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IRAN FILES: Bugged Phones, Nuclear Nuance, Stray Dogs

Dial with care
Dial with care
Ahmad Shayegan

Listen closely
An Iranian parliamentarian reminded his colleagues — if they needed reminding — that all their mobile telephones were very likely bugged, Radio Free Europe's Radio Farda website reported, citing several Iranian newspapers. Tehran Member of Parliament Ali Mottahari told a Dec. 9 student gathering in Tehran that his own office was bugged, with listening devices having been found inside the air conditioning. He speculated that the move may have been for the meetings he had held there with relatives of dissidents or liberal activists. He did not specify who had bugged his office. The newspaper Arman said that Mottahari had crossed a "red line" by revealing that legislators were being spied on.

Holy death penalty?
Iran’s Judicial Chief defended the death penalty in Tehran, saying it was not a violation of human rights as Western states allege, but sanctioned by religion, the daily Shargh reported. Top judge Ayatollah Sadeq Amoli-Larijani told a public gathering that it was "really, very strange that certain countries that have exploited other nations for centuries and looted their resources" now spoke of rights violations. Opposing the death penalty he said, was “really opposition to religious commandments," observing that the Koran sanctioned the law of talion, or retaliatory execution. He vowed Iran's judiciary would do its work, regardless of "irrational words and lies" uttered against it.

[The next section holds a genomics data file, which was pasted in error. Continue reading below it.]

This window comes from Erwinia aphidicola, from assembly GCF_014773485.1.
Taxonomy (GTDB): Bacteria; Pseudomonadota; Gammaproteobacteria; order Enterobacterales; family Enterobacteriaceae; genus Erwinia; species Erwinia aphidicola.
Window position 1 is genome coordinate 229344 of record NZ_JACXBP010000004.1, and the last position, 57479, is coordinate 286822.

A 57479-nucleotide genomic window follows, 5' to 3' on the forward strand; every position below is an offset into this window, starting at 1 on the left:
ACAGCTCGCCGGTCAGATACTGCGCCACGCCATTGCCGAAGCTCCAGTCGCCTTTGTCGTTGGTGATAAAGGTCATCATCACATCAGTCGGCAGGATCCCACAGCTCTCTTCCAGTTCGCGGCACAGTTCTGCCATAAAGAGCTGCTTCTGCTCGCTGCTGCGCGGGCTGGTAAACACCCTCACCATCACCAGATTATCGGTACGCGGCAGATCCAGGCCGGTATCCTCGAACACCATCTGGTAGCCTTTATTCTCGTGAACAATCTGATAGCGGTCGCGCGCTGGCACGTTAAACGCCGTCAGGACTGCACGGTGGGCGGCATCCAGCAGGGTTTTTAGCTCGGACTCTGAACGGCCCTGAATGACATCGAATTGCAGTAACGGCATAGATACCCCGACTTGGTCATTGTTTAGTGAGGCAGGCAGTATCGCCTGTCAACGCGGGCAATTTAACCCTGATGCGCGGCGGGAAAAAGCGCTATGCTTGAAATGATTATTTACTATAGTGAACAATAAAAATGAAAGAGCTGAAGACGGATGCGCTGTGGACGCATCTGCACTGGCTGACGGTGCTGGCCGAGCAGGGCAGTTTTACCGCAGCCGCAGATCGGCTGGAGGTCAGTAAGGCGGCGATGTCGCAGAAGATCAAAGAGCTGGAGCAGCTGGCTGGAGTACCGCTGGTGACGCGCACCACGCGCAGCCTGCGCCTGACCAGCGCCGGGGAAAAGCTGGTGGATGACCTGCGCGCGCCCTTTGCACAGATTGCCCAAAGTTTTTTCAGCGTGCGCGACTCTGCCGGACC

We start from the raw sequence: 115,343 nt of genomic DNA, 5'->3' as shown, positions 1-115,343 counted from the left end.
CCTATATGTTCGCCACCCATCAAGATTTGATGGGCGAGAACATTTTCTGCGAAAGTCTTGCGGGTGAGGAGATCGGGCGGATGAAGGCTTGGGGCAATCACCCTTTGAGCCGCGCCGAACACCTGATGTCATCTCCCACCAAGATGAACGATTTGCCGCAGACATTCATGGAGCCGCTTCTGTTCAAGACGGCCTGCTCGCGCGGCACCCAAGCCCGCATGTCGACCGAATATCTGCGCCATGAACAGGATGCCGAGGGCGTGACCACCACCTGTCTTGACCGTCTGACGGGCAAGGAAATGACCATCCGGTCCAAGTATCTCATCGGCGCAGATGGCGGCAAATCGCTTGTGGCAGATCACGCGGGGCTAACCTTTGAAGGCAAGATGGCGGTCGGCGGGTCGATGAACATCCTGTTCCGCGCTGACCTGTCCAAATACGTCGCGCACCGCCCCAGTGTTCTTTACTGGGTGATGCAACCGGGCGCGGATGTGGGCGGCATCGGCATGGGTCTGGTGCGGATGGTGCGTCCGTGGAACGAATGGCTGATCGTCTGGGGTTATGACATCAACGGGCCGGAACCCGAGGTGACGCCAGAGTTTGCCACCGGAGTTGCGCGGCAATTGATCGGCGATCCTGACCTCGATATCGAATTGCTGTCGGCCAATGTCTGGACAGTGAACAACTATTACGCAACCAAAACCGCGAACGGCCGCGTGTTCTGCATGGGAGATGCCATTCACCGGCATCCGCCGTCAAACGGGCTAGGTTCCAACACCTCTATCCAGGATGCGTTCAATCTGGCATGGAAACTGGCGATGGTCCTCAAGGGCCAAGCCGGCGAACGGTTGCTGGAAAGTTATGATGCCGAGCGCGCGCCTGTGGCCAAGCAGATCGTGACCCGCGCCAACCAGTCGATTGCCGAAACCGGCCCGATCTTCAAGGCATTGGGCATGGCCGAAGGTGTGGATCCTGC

Subtle shifts on nuclear weapons
Iran Foreign Affairs Minister Mohammad Javad Zarif has offered new insight on how the current administration views the nuclear issue. "We know that given the region's strategic conditions, nuclear weapons do not create security for us," he said at a conference Wednesday on international relations at Tehran University.

Zarif said "certain people" were concerned that once Iran assures the world it is not after nuclear weapons the "international fear mongering" toward Iran would cease to be effective.

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Iran Foreign Affairs Minister Zarif — Photo: Max Talbot-Minkin

Any deal with Iran would have to include the viewspoints of both sides, he said later, adding that the U.S. and Israel were not the decisive powers in the world — but that "God is the only thing that is the absolute power in the world."

Zarif's words come days after he used all his charm and media savvy on a visit of four of the six Gulf States, trying to cement links between the countries and alleviate the concerns voiced by Iran’s Arab neighbors over the nuclear deal. Learn more about Zarif's trust-building tour on this Süddeutsche Zeitung/Worldcrunch article.

Parental pardon
While murderers can expect to be executed in Iran, a victim's family may pardon a killer and settle for compensation and a prison term, as recently happened in Tehran. A 25-year-old woman's parents-in-law agreed to wave her execution, after she was convicted of stabbing to death their son — her allegedly abusive husband — in a marital fight in late March 2013, Shargh reported on Dec. 12.

Women and drugs